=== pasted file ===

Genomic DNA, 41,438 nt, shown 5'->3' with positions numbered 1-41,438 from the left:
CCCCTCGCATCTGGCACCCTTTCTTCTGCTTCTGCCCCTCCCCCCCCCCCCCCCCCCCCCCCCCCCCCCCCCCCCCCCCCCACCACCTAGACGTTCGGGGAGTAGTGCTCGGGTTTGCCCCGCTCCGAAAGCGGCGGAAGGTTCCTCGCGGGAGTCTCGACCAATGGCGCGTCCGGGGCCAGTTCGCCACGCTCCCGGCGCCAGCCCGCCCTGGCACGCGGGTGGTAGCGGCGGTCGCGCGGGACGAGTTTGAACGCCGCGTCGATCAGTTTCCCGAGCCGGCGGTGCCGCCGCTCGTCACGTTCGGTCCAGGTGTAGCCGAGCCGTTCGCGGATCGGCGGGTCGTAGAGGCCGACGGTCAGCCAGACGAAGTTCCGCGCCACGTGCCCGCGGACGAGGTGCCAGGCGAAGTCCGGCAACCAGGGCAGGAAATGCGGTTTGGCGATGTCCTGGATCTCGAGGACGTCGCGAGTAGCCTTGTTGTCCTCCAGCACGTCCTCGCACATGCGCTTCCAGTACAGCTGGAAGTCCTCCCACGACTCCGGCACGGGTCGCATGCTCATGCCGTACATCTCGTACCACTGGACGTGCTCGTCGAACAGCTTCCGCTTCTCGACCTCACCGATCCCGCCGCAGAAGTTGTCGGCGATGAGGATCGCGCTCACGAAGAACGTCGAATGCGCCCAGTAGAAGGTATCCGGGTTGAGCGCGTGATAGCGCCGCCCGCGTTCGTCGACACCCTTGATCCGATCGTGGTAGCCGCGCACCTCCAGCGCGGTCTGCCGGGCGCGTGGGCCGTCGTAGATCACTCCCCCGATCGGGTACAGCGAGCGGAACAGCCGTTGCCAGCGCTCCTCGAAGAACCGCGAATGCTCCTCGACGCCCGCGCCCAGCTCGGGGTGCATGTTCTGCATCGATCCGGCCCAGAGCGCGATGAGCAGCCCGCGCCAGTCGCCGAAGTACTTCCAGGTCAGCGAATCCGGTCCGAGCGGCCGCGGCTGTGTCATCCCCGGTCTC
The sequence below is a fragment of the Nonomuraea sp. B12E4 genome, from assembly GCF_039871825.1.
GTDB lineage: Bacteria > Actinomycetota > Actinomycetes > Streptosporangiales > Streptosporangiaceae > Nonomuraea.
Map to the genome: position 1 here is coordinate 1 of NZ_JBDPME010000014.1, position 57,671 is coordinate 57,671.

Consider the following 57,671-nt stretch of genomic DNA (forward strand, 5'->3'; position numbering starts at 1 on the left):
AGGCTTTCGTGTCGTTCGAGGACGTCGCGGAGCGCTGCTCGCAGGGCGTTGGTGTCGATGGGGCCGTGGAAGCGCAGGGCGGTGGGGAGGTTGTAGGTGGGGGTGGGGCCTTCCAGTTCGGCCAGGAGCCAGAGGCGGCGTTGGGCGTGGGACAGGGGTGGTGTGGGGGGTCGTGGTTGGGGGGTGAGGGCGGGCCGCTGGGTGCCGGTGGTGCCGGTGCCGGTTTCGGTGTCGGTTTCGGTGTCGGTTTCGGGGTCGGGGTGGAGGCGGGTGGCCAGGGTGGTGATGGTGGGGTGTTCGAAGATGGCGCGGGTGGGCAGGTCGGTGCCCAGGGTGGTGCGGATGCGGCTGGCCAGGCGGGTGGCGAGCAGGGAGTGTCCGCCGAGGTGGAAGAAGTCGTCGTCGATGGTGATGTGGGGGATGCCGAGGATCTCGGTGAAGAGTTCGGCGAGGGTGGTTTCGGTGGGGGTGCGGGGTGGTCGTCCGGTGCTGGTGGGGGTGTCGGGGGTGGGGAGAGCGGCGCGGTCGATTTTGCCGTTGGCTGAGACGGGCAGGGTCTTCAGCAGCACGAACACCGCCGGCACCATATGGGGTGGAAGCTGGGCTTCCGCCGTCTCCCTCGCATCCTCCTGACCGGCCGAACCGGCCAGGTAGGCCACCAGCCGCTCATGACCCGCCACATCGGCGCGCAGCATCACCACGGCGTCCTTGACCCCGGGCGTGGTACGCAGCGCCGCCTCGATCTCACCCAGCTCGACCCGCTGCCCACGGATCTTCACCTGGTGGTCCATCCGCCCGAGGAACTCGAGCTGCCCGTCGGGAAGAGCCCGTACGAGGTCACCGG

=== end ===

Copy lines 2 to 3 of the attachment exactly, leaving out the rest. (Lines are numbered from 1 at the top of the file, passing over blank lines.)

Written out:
CCCCTCGCATCTGGCACCCTTTCTTCTGCTTCTGCCCCTCCCCCCCCCCCCCCCCCCCCCCCCCCCCCCCCCCCCCCCCCCACCACCTAGACGTTCGGGGAGTAGTGCTCGGGTTTGCCCCGCTCCGAAAGCGGCGGAAGGTTCCTCGCGGGAGTCTCGACCAATGGCGCGTCCGGGGCCAGTTCGCCACGCTCCCGGCGCCAGCCCGCCCTGGCACGCGGGTGGTAGCGGCGGTCGCGCGGGACGAGTTTGAACGCCGCGTCGATCAGTTTCCCGAGCCGGCGGTGCCGCCGCTCGTCACGTTCGGTCCAGGTGTAGCCGAGCCGTTCGCGGATCGGCGGGTCGTAGAGGCCGACGGTCAGCCAGACGAAGTTCCGCGCCACGTGCCCGCGGACGAGGTGCCAGGCGAAGTCCGGCAACCAGGGCAGGAAATGCGGTTTGGCGATGTCCTGGATCTCGAGGACGTCGCGAGTAGCCTTGTTGTCCTCCAGCACGTCCTCGCACATGCGCTTCCAGTACAGCTGGAAGTCCTCCCACGACTCCGGCACGGGTCGCATGCTCATGCCGTACATCTCGTACCACTGGACGTGCTCGTCGAACAGCTTCCGCTTCTCGACCTCACCGATCCCGCCGCAGAAGTTGTCGGCGATGAGGATCGCGCTCACGAAGAACGTCGAATGCGCCCAGTAGAAGGTATCCGGGTTGAGCGCGTGATAGCGCCGCCCGCGTTCGTCGACACCCTTGATCCGATCGTGGTAGCCGCGCACCTCCAGCGCGGTCTGCCGGGCGCGTGGGCCGTCGTAGATCACTCCCCCGATCGGGTACAGCGAGCGGAACAGCCGTTGCCAGCGCTCCTCGAAGAACCGCGAATGCTCCTCGACGCCCGCGCCCAGCTCGGGGTGCATGTTCTGCATCGATCCGGCCCAGAGCGCGATGAGCAGCCCGCGCCAGTCGCCGAAGTACTTCCAGGTCAGCGAATCCGGTCCGAGCGGCCGCGGCTGTGTCATCCCCGGTCTC
The sequence below is a fragment of the Nonomuraea sp. B12E4 genome, from assembly GCF_039871825.1.